Working with Ministers
Working with Ministers
The opportunity to work closely with Ministers is a privilege and an exciting part of an Australian Public Service (APS) career. The partnership between a Minister, and their staff, and the APS is a critical part of Australia’s democracy.
Ministers and their staff and the APS work in different, but complementary, operating environments. The intent of this paper is to provide guidance to all APS employees on engagement with Ministers and their staff. Each Minister and their staff works differently, but awareness of underlying principles will contribute towards a productive and trusting relationship between them and the APS.
This paper should be read in conjunction with the guidance paper The Operating Environment of a Ministerial Office.
The Importance of a Strong Partnership
It is important for the APS and their respective Ministers to have a close working relationship. There can be a risk the Minister and their office can work in separate “silos” to the APS. This can lead to adverse public administration outcomes for the Australian community.
A strong partnership is characterised by a responsive and proactive APS who engage in regular, informed discussions and interactions with the Minister.
When working with a Minister and their offices, the relevant APS staff should make every effort to get to know their Ministers, including identifying the Minister’s priorities and working preferences and focus on implementation and delivery of the Minister’s agenda.
What is the role of a Minister?
Ministers, in partnership with their departments, are responsible for administering, implementing, amending and creating policy and legislation. The Administrative Arrangements Order formally allocates executive responsibility among Ministers. The Order sets out which matters and legislation are administered by which department. The current Administrative Arrangements Order is available online at the Department of the Prime Minister and Cabinet website.
Each Minister is supported by an office which is made up of ministerial staff, such as advisors and administrative staff, and Departmental Liaison Officers (DLO). Ministerial staff are not public servants and are employed under the Members of Parliament (Staff) Act 1984. DLOs are public servants and are employed under the Public Service Act 1999.
Providing Advice and Supporting Delivery for Ministers
The elected government delivers policies and programmes based on their election commitments, or based on their view of the public interest. The APS assists the elected government to deliver those policies and programmes.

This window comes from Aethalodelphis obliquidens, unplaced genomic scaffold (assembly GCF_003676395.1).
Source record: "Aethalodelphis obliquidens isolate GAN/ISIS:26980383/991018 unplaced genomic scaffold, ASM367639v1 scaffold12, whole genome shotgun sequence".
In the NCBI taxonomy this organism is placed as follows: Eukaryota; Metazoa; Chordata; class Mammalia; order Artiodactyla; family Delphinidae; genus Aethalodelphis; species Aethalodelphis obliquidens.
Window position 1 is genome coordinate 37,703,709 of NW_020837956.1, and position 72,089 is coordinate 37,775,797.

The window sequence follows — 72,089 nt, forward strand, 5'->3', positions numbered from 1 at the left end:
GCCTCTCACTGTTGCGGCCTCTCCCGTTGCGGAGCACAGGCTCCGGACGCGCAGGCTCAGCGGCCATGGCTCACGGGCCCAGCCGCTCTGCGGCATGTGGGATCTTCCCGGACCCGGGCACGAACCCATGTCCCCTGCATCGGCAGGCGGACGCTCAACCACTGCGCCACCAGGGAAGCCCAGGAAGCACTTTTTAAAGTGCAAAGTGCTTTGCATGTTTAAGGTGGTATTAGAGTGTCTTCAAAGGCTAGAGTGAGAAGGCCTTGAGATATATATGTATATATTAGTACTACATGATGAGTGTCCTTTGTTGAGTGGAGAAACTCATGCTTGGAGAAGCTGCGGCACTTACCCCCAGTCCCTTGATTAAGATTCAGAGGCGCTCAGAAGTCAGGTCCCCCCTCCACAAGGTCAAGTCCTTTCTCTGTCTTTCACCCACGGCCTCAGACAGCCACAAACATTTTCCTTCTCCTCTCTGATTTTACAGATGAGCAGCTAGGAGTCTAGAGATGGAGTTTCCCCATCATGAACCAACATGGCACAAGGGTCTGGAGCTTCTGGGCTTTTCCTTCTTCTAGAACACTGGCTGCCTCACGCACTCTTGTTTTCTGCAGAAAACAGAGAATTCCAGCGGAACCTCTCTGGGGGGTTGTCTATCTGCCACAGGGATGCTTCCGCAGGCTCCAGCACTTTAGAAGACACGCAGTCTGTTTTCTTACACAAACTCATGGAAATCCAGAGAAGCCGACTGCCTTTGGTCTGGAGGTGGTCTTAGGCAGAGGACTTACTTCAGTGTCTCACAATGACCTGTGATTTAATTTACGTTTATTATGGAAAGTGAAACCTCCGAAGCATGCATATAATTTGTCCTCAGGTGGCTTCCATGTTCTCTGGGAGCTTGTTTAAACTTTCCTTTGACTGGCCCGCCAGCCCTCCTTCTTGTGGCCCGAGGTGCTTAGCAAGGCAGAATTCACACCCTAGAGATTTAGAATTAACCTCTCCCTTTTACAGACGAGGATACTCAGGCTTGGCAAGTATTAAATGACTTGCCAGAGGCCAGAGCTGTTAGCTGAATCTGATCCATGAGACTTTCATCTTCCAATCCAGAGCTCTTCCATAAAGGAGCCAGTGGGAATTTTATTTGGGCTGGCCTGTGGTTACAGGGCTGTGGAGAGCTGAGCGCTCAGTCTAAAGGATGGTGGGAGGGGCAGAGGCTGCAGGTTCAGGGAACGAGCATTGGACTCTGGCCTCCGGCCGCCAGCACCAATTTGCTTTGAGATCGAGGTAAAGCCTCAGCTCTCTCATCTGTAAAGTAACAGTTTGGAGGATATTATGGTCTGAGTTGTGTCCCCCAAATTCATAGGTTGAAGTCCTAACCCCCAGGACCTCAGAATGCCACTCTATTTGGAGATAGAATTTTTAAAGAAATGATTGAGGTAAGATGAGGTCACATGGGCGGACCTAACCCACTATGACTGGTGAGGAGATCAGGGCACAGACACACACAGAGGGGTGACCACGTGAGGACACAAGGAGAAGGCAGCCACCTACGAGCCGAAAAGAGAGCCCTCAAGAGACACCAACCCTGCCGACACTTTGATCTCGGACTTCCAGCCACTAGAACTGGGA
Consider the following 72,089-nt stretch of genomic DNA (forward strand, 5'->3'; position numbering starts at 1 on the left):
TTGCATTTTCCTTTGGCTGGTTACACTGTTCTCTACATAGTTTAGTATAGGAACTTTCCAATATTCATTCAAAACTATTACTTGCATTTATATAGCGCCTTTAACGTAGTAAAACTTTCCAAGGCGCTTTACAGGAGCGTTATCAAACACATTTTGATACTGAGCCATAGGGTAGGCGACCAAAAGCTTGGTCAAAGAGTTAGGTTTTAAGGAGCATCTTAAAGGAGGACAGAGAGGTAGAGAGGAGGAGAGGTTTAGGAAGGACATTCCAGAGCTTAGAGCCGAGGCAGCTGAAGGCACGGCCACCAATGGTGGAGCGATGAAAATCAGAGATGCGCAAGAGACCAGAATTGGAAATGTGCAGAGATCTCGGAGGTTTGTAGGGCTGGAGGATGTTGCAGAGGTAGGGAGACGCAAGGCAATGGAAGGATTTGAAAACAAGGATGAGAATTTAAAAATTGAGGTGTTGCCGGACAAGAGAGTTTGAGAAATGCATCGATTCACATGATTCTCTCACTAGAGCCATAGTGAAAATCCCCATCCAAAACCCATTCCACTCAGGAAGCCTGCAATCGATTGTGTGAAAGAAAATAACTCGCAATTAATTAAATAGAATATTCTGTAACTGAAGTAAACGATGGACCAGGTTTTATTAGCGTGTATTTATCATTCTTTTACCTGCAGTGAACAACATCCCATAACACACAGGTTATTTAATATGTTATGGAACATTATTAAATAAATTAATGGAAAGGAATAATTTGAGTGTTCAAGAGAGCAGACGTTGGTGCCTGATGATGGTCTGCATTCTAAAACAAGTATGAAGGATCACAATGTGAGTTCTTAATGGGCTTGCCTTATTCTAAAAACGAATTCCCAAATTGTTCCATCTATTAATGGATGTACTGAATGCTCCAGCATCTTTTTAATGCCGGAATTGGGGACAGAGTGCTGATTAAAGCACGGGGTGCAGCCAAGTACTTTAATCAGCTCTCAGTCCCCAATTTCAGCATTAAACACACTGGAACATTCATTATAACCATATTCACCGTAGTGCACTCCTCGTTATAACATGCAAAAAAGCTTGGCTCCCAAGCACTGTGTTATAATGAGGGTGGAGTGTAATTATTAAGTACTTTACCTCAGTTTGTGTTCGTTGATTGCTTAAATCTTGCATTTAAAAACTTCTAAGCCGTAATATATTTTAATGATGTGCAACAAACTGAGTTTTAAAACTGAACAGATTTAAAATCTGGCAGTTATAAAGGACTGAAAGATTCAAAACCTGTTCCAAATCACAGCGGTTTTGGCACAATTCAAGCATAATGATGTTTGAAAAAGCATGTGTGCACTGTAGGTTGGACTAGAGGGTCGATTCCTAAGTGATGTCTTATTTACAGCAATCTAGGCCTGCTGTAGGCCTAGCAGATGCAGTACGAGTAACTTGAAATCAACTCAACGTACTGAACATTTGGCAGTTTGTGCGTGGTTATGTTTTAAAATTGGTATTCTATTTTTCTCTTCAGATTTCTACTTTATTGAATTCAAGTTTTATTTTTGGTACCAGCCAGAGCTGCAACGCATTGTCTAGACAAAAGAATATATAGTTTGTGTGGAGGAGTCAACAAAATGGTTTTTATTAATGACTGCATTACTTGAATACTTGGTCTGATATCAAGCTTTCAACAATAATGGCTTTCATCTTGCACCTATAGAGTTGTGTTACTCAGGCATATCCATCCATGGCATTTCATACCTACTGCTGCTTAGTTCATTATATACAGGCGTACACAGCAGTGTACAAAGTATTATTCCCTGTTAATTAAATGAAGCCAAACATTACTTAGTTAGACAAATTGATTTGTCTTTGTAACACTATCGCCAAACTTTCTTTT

To assist a Minister deliver the elected government’s agenda, the APS provides advice which is impartial, takes into account legal compliance, considers the integrity of government processes, outlines implementation and delivery risks and considers the impact of a policy on the broader Australian community.
- 17 (d) understanding the needs of the Government and providing it with the best objective,
- non‑partisan advice based on the best evidence available.
- 17 (e) providing advice that is relevant and comprehensive, is not affected by fear of
- consequences, and does not withhold important facts or bad news.
- 17 (f) providing advice that takes account of the context in which policy needs to be implemented, the broader policy directions set by Government and, where appropriate, implications for the longer term.
Developing and implementing policy can be challenging but if the Government has a policy agenda, it is incumbent on the APS to provide the best advice as it relates to that policy.
Advice to Ministers should highlight risks and challenges but also provide advice on mitigation and options for implementation.
The provision of advice to Ministers takes place in a competitive and contestable environment, and is not the sole domain of the APS. Ministers receive advice from a variety of other sources, such as think tanks, non-governmental organisations, business and community groups and other stakeholders. APS advice must therefore be well informed, high quality, and well presented in order to adequately serve the Minister. It also needs to understand the current political context.
The most common method of providing advice is through the Ministerial briefing process. APS employees prepare written Ministerial briefs to provide Ministers with information, advice and decision points. Briefs should generally be no more than two pages and presented using clear and concise language.